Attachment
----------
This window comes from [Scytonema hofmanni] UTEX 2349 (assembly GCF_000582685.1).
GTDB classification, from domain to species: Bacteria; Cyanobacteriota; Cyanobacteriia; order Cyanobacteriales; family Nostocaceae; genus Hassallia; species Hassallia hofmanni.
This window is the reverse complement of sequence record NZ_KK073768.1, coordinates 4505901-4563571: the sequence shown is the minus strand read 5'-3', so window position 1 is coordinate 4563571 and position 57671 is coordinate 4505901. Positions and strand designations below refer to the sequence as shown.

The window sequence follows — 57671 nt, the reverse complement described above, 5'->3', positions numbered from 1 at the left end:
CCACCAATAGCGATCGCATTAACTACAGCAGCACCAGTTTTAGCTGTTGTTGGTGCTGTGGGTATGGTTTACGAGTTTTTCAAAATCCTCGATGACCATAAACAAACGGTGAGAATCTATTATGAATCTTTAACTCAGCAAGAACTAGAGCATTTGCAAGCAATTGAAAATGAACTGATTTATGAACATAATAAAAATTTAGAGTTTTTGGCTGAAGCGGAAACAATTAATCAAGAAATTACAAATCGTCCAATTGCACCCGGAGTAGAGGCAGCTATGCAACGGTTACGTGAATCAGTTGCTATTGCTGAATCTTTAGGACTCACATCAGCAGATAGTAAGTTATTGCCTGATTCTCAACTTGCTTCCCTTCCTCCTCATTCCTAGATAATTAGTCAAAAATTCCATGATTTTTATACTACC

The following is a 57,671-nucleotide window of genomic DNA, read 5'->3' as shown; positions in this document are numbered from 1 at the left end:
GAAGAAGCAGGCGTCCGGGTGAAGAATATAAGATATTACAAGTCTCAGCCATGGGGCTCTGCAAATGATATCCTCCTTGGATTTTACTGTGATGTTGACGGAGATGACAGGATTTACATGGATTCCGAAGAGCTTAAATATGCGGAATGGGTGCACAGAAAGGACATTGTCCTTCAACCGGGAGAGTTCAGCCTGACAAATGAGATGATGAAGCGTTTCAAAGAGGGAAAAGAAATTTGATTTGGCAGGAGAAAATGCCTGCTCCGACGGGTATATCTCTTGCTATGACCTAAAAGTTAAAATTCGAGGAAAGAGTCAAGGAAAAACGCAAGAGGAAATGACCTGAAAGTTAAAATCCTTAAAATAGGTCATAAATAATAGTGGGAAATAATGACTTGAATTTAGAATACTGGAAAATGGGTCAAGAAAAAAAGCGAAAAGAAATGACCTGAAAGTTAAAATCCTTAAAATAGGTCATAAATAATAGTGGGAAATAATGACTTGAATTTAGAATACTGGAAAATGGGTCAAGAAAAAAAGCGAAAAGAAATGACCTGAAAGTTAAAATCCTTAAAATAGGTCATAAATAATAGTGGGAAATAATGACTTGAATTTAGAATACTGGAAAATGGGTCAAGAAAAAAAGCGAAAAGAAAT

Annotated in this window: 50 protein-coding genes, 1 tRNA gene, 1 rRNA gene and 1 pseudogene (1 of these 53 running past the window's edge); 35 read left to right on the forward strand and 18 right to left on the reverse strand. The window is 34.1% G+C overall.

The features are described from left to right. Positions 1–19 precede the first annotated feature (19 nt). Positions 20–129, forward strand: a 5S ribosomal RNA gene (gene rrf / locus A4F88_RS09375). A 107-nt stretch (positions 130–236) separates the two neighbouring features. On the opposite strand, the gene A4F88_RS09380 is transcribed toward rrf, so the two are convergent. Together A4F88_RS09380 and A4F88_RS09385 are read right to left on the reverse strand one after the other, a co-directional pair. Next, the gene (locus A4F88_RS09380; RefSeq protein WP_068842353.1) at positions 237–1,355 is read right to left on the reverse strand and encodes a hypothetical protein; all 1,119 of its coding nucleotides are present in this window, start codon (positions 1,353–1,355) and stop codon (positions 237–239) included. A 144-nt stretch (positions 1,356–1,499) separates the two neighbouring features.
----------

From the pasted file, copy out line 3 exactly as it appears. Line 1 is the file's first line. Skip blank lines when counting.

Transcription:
This window is the reverse complement of sequence record NZ_KK073768.1, coordinates 4505901-4563571: the sequence shown is the minus strand read 5'-3', so window position 1 is coordinate 4563571 and position 57671 is coordinate 4505901. Positions and strand designations below refer to the sequence as shown.